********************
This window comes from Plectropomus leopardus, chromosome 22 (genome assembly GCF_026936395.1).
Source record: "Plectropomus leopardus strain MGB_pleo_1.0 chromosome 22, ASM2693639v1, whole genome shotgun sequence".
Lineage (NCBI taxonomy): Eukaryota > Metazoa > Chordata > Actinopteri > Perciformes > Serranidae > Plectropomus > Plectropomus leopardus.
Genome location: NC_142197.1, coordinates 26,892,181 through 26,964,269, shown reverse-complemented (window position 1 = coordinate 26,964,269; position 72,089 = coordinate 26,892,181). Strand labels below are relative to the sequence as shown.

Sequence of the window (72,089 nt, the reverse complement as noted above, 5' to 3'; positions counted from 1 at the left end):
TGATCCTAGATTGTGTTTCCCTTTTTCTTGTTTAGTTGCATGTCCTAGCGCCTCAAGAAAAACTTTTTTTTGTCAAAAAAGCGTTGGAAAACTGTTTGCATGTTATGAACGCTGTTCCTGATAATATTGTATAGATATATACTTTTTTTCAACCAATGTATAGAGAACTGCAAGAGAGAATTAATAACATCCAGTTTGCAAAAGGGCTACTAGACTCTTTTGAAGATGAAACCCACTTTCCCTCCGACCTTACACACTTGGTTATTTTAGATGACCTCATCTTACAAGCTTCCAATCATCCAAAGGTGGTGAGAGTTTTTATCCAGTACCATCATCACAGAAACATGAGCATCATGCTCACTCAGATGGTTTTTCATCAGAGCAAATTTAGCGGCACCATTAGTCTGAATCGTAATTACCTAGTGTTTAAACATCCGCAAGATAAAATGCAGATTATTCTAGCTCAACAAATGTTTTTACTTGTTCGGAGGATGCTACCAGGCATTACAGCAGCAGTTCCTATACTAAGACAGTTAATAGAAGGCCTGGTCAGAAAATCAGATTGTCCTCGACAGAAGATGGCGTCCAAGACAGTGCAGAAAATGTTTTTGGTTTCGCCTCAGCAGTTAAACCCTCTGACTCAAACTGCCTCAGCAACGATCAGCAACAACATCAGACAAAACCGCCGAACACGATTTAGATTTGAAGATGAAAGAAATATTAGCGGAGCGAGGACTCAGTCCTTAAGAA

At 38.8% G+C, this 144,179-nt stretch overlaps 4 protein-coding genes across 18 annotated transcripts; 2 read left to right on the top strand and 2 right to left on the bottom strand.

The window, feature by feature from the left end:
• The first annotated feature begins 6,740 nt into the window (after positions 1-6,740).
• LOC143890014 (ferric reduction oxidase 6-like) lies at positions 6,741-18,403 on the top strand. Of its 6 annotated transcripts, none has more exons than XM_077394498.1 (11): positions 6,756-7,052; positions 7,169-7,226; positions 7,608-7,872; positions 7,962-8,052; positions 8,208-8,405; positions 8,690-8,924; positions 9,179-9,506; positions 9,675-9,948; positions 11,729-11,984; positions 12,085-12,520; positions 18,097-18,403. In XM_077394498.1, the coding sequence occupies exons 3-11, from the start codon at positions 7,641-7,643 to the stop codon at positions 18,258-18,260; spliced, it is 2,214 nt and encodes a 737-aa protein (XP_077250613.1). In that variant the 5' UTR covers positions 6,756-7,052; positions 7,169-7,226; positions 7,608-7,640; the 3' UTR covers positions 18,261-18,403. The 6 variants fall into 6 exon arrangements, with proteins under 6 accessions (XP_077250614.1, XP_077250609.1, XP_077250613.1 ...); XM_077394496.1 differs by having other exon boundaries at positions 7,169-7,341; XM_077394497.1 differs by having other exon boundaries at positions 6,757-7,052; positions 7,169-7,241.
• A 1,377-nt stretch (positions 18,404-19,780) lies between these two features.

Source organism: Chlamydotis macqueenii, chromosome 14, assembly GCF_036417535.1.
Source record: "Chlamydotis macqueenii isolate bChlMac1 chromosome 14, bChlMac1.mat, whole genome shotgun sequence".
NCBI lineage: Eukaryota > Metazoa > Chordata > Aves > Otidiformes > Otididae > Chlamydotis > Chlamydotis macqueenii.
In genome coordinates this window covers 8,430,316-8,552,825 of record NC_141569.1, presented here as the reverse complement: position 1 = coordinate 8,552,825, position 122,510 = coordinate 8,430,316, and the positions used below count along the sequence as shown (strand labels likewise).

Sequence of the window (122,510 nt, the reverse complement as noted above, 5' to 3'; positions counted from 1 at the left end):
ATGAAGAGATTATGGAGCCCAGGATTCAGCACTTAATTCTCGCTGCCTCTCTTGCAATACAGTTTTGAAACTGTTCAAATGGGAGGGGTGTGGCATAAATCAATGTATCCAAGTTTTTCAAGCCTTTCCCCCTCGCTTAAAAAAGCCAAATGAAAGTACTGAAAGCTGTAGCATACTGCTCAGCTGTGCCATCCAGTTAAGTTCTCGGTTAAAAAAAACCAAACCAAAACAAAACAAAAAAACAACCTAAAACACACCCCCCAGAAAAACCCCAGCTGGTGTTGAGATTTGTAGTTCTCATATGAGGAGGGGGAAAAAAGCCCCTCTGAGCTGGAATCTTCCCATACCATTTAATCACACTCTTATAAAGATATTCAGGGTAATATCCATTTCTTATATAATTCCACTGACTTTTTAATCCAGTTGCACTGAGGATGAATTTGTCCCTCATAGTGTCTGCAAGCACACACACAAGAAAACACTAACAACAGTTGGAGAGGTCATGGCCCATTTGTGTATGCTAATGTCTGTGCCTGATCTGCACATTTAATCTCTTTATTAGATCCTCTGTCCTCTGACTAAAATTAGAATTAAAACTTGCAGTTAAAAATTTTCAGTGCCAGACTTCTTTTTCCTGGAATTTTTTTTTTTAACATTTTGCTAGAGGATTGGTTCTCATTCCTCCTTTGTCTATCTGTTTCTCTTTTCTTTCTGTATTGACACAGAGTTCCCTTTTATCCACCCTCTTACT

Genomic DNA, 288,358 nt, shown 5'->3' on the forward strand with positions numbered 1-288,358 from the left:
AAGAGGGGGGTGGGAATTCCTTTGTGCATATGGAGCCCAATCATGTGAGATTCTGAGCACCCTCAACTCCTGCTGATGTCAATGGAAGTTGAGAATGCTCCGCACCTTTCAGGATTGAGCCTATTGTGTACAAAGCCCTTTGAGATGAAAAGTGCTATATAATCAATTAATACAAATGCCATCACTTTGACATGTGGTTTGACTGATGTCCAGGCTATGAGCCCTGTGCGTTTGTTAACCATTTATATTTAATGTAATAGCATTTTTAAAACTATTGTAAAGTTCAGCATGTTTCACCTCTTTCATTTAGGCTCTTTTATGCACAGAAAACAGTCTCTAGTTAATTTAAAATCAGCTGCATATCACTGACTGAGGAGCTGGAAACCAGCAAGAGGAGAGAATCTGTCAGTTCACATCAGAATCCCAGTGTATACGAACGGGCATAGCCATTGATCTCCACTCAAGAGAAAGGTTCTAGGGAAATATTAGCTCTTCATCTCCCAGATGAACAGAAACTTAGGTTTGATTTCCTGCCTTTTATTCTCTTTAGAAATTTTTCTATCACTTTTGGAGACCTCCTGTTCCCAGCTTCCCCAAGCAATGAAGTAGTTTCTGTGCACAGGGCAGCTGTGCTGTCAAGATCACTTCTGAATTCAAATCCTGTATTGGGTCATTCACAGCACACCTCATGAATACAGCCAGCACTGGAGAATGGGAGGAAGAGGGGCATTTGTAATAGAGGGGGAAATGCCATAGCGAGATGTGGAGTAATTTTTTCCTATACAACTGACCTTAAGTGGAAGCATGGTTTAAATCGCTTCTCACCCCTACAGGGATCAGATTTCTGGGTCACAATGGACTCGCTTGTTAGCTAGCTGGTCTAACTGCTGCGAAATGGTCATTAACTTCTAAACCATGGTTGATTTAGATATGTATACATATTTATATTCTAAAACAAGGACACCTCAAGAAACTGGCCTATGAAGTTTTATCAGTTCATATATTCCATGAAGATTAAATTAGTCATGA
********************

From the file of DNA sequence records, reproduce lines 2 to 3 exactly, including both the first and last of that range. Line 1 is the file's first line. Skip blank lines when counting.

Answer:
Source record: "Plectropomus leopardus strain MGB_pleo_1.0 chromosome 22, ASM2693639v1, whole genome shotgun sequence".
Lineage (NCBI taxonomy): Eukaryota > Metazoa > Chordata > Actinopteri > Perciformes > Serranidae > Plectropomus > Plectropomus leopardus.